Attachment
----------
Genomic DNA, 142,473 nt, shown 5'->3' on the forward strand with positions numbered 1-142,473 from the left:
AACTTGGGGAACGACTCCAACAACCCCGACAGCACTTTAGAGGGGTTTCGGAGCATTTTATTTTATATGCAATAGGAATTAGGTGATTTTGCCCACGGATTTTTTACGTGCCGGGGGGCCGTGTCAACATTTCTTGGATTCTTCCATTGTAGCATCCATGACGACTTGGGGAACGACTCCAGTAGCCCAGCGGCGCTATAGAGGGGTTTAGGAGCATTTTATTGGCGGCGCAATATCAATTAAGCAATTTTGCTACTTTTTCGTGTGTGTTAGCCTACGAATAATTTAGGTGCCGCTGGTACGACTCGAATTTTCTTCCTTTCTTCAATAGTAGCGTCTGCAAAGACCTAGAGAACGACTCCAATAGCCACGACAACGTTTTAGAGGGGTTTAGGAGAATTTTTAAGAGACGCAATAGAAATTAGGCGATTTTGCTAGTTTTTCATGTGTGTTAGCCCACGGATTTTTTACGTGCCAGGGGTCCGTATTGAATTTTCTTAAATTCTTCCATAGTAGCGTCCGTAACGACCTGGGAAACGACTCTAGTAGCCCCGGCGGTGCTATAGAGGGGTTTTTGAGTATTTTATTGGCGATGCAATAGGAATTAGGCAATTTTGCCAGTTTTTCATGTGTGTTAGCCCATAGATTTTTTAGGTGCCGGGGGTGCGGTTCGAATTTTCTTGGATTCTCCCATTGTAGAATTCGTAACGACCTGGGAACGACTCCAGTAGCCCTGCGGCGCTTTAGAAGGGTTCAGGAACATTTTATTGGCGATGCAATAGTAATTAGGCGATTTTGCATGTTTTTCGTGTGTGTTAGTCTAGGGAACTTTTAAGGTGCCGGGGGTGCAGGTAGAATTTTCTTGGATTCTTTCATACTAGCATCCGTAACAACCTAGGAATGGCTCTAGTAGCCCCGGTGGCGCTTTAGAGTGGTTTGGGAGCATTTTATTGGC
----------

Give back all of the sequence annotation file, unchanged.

Genomic DNA, 142,473 nt, shown 5'->3' on the forward strand with positions numbered 1-142,473 from the left:
AACTTGGGGAACGACTCCAACAACCCCGACAGCACTTTAGAGGGGTTTCGGAGCATTTTATTTTATATGCAATAGGAATTAGGTGATTTTGCCCACGGATTTTTTACGTGCCGGGGGGCCGTGTCAACATTTCTTGGATTCTTCCATTGTAGCATCCATGACGACTTGGGGAACGACTCCAGTAGCCCAGCGGCGCTATAGAGGGGTTTAGGAGCATTTTATTGGCGGCGCAATATCAATTAAGCAATTTTGCTACTTTTTCGTGTGTGTTAGCCTACGAATAATTTAGGTGCCGCTGGTACGACTCGAATTTTCTTCCTTTCTTCAATAGTAGCGTCTGCAAAGACCTAGAGAACGACTCCAATAGCCACGACAACGTTTTAGAGGGGTTTAGGAGAATTTTTAAGAGACGCAATAGAAATTAGGCGATTTTGCTAGTTTTTCATGTGTGTTAGCCCACGGATTTTTTACGTGCCAGGGGTCCGTATTGAATTTTCTTAAATTCTTCCATAGTAGCGTCCGTAACGACCTGGGAAACGACTCTAGTAGCCCCGGCGGTGCTATAGAGGGGTTTTTGAGTATTTTATTGGCGATGCAATAGGAATTAGGCAATTTTGCCAGTTTTTCATGTGTGTTAGCCCATAGATTTTTTAGGTGCCGGGGGTGCGGTTCGAATTTTCTTGGATTCTCCCATTGTAGAATTCGTAACGACCTGGGAACGACTCCAGTAGCCCTGCGGCGCTTTAGAAGGGTTCAGGAACATTTTATTGGCGATGCAATAGTAATTAGGCGATTTTGCATGTTTTTCGTGTGTGTTAGTCTAGGGAACTTTTAAGGTGCCGGGGGTGCAGGTAGAATTTTCTTGGATTCTTTCATACTAGCATCCGTAACAACCTAGGAATGGCTCTAGTAGCCCCGGTGGCGCTTTAGAGTGGTTTGGGAGCATTTTATTGGC